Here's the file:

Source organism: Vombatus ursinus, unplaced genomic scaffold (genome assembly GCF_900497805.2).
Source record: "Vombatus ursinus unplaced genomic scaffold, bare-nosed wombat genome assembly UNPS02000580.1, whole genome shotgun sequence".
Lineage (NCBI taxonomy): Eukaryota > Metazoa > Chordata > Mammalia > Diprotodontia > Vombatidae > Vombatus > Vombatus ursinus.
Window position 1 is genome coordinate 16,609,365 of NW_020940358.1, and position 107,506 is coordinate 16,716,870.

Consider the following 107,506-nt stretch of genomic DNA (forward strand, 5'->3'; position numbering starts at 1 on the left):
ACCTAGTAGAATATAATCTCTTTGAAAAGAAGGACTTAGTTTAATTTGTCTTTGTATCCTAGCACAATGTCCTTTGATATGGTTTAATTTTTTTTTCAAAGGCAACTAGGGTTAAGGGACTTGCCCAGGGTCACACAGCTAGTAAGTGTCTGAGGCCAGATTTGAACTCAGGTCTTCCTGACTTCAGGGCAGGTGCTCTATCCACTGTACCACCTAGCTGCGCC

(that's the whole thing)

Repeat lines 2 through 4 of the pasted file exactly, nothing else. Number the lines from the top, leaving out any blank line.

Source record: "Vombatus ursinus unplaced genomic scaffold, bare-nosed wombat genome assembly UNPS02000580.1, whole genome shotgun sequence".
Lineage (NCBI taxonomy): Eukaryota > Metazoa > Chordata > Mammalia > Diprotodontia > Vombatidae > Vombatus > Vombatus ursinus.
Window position 1 is genome coordinate 16,609,365 of NW_020940358.1, and position 107,506 is coordinate 16,716,870.